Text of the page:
Lesser Slave Lake

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Lesser Slave Lake
Petit lac des Esclaves (French)
"Beaver people were over there, living there"[1]
"Beaver Lake"[2] (transl. nêhiyawêwin & Dene Zhatıé)
SW Lesser Slave Lake.jpg
Southeast corner of the lake from Marten Mountain looking south, with Dog Island, Devonshire Beach, and the Town of Slave Lake visible in the distance
Lesser Slave Lake is located in Alberta
Lesser Slave Lake
Lesser Slave Lake
LocationBig Lakes / Lesser Slave River No. 124, Alberta
Coordinates55°26′26″N 115°29′19″W / 55.44056°N 115.48861°W / 55.44056; -115.48861Coordinates: 55°26′26″N 115°29′19″W / 55.44056°N 115.48861°W / 55.44056; -115.48861
Native name
  • ᐊᔭᐦᒋᔨᓂᐤ ᓵᑲᐦᐃᑲᐣ
  • ayahciyiniw sâkahikan
  • ᐊᒥᐢᐠ ᓵᑲᐦᐃᑲᐣ
  • amisk sâkâhikan (Plains Cree)
  • T’saatine nda ghe’in’deh
  • T’saat’ine migeh (Dene Zhatıé)
Primary inflowsSouth Heart River, Swan River Driftpile River, Assineau River, Marten River
Primary outflowsLesser Slave River
Catchment area13,900 km2 (5,400 sq mi)[4]
Basin countriesCanada
Max. length+100 km (62 mi)
Max. width15 km (9.3 mi)
Surface area1,168 km2 (451 sq mi)[5]
Average depth11.4 m (37 ft)
Max. depth20.5 m (67 ft)
Water volume13.69 km3 (11.10×10^6 acre⋅ft)[4]
Shore length1247 km (153 mi)
Surface elevation578 m (1,896 ft)
SettlementsSlave Lake, High Prairie, Alberta
1 Shore length is not a well-defined measure.

Lesser Slave Lake (French: Petit lac des Esclaves)—known traditionally as "Beaver Lake" (ᐊᒥᐢᐠ ᓵᑲᐦᐃᑲᐣ amisk sâkâhikan in the Plains Cree language, and T’saat’ine migeh in Dene Zhatıé)[2] or "Beaver people were over there, living there" (ᐊᔭᐦᒋᔨᓂᐤ ᓵᑲᐦᐃᑲᐣ ayahciyiniw sâkahikan and T’saatine nda ghe’in’deh)[1]—is located in central Alberta, Canada, northwest of Edmonton. It is the second largest lake entirely within Alberta boundaries (and the largest easily accessible by vehicle), covering 1,160 km2 (450 sq mi) and measuring over 100 km (62 mi) long and 15 km (9.3 mi) at its widest point. Lesser Slave Lake averages 11.4 m (37 ft) in depth and is 20.5 m (67 ft) at its deepest. It drains eastwards into the Athabasca River by way of the Lesser Slave River.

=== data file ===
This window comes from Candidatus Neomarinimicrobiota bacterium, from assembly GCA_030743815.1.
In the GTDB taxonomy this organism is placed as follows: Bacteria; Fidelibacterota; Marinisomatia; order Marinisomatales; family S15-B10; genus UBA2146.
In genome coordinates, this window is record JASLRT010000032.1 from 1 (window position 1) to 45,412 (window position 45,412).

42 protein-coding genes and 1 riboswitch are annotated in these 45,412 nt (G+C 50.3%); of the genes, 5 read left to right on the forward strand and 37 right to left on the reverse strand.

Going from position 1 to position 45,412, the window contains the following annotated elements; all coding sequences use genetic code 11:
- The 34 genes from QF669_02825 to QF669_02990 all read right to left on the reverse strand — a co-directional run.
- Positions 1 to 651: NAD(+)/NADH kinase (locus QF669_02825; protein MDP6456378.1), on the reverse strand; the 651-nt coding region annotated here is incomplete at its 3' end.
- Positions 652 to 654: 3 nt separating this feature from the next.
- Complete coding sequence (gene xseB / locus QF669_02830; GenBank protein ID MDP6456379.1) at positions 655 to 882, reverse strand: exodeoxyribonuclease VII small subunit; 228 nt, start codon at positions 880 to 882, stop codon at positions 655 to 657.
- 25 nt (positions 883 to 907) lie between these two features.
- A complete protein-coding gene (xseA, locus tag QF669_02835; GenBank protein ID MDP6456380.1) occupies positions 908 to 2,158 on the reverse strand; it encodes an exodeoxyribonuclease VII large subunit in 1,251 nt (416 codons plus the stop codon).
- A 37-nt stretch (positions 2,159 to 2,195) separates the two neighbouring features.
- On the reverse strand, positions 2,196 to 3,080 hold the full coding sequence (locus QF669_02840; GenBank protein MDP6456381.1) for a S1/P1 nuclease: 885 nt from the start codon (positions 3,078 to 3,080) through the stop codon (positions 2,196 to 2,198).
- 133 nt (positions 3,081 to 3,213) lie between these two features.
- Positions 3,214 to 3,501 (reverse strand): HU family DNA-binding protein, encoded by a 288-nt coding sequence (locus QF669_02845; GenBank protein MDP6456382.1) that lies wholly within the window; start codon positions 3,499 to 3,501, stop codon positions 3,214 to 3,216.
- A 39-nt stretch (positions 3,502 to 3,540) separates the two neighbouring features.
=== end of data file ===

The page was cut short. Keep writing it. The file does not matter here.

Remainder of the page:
The town of Slave Lake is located at the eastern tip of the lake, around the outflow of Lesser Slave River.

Conservation and development[edit]

Lesser Slave Lake in the Center of Alberta
Lesser Slave Lake at Canyon Creek
Slave Lake shoreline

Due to its location on a major fly-way for migrating birds, Lesser Slave Lake is popular with birders.[6] The nearby Lesser Slave Lake Provincial Park has lakeside camping facilities located along sand beaches, with some rocky beaches as well. Fishing is popular and legal. The entire north shore of the lake is protected, other reserves being Hilliard's Bay Provincial Park, Lesser Slave Lake Wildland and Grouard Trail Park Reserve.

Highway 2 and the Canadian National Railway follow the southern shore of the lake, and the Bicentennial Highway has its southernmost point at eastern end of the lake.

A number of Indian reserves are established at the shores of the lake:


February 14, 1968

On February 14, 1968, a Cessna 182H CF-WUK plane crashed into the lake due to ice forming on the wings and causing the pilot to lose control. The pilot was a Graham James Cox, a former 501 Squadron Commander during the Second World War. Both he and his two passengers died in the accident. The passengers were William Henry Lucus and Kenneth McIntosh McMillan.[7]

May 20, 2011

On May 20, 2011, a Bell 212 helicopter crashed into the lake while fighting the 2011 Slave Lake fire. The pilot, 54-year-old Jean-Luc Deba of Montreal, died. On the one-year anniversary, a park at Canyon Creek was named in Deba's honor.[8]


  1. ^ a b "Lesser Slave Lake". Treaty 8 Place Name Project. Treaty 8 First Nation of Alberta in Collaboration with University of Alberta. Retrieved 31 October 2022.
  2. ^ a b "Slave Lake". Treaty 8 Place Name Project. Treaty 8 First Nation of Alberta in Collaboration with University of Alberta. Retrieved 31 October 2022.
  3. ^ a b Atlas of Alberta Lakes. "Lesser Slave Lake". Archived from the original on 2011-07-19. Retrieved 2007-05-01.
  4. ^ a b c International Lake Environment Committee. "Lesser Slave Lake". Archived from the original on 2007-07-13. Retrieved 2007-05-01.
  5. ^ a b Atlas of Canada. "Lakes of Canada". Archived from the original on April 10, 2007. Retrieved 2007-05-01.
  6. ^ "Lesser Slave Lake Bird Observatory". Archived from the original on 2007-04-21. Retrieved 2007-05-01.
  7. ^ http://www.152hyderabad.co.uk/assets/images/Battle_Of_Britain_20.jpg/[permanent dead link]
  8. ^ CTV.ca

External links[edit]